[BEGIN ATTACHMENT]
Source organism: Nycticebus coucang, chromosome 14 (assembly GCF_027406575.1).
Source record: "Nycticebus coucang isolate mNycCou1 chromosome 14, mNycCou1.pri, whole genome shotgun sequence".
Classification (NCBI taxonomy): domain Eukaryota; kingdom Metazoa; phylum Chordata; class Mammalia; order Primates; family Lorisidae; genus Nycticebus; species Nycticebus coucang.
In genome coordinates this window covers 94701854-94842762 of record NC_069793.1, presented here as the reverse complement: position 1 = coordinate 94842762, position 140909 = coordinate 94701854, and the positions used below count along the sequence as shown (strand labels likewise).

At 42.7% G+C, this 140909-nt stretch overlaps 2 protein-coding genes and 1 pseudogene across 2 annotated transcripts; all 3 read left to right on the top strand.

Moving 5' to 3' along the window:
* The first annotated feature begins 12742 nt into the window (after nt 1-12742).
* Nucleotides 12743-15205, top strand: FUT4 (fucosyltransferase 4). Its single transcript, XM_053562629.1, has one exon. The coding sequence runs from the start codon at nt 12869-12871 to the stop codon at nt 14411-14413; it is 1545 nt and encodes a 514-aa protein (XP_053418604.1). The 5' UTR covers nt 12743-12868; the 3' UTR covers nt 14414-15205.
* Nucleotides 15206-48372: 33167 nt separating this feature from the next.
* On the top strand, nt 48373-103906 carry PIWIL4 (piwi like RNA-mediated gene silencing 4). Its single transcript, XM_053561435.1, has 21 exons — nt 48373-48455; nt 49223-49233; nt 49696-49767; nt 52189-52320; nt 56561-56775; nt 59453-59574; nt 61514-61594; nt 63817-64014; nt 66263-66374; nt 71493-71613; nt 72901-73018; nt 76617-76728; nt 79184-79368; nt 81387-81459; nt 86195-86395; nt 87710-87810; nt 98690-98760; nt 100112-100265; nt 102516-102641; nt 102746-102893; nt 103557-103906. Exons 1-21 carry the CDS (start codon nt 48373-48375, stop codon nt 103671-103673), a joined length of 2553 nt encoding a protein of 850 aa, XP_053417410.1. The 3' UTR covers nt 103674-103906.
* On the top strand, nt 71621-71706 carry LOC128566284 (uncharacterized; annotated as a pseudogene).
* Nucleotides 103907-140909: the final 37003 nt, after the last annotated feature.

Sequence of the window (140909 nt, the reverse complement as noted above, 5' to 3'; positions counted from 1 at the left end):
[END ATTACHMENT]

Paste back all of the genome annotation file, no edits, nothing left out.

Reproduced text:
Source organism: Nycticebus coucang, chromosome 14 (assembly GCF_027406575.1).
Source record: "Nycticebus coucang isolate mNycCou1 chromosome 14, mNycCou1.pri, whole genome shotgun sequence".
Classification (NCBI taxonomy): domain Eukaryota; kingdom Metazoa; phylum Chordata; class Mammalia; order Primates; family Lorisidae; genus Nycticebus; species Nycticebus coucang.
In genome coordinates this window covers 94701854-94842762 of record NC_069793.1, presented here as the reverse complement: position 1 = coordinate 94842762, position 140909 = coordinate 94701854, and the positions used below count along the sequence as shown (strand labels likewise).

At 42.7% G+C, this 140909-nt stretch overlaps 2 protein-coding genes and 1 pseudogene across 2 annotated transcripts; all 3 read left to right on the top strand.

Moving 5' to 3' along the window:
* The first annotated feature begins 12742 nt into the window (after nt 1-12742).
* Nucleotides 12743-15205, top strand: FUT4 (fucosyltransferase 4). Its single transcript, XM_053562629.1, has one exon. The coding sequence runs from the start codon at nt 12869-12871 to the stop codon at nt 14411-14413; it is 1545 nt and encodes a 514-aa protein (XP_053418604.1). The 5' UTR covers nt 12743-12868; the 3' UTR covers nt 14414-15205.
* Nucleotides 15206-48372: 33167 nt separating this feature from the next.
* On the top strand, nt 48373-103906 carry PIWIL4 (piwi like RNA-mediated gene silencing 4). Its single transcript, XM_053561435.1, has 21 exons — nt 48373-48455; nt 49223-49233; nt 49696-49767; nt 52189-52320; nt 56561-56775; nt 59453-59574; nt 61514-61594; nt 63817-64014; nt 66263-66374; nt 71493-71613; nt 72901-73018; nt 76617-76728; nt 79184-79368; nt 81387-81459; nt 86195-86395; nt 87710-87810; nt 98690-98760; nt 100112-100265; nt 102516-102641; nt 102746-102893; nt 103557-103906. Exons 1-21 carry the CDS (start codon nt 48373-48375, stop codon nt 103671-103673), a joined length of 2553 nt encoding a protein of 850 aa, XP_053417410.1. The 3' UTR covers nt 103674-103906.
* On the top strand, nt 71621-71706 carry LOC128566284 (uncharacterized; annotated as a pseudogene).
* Nucleotides 103907-140909: the final 37003 nt, after the last annotated feature.

Sequence of the window (140909 nt, the reverse complement as noted above, 5' to 3'; positions counted from 1 at the left end):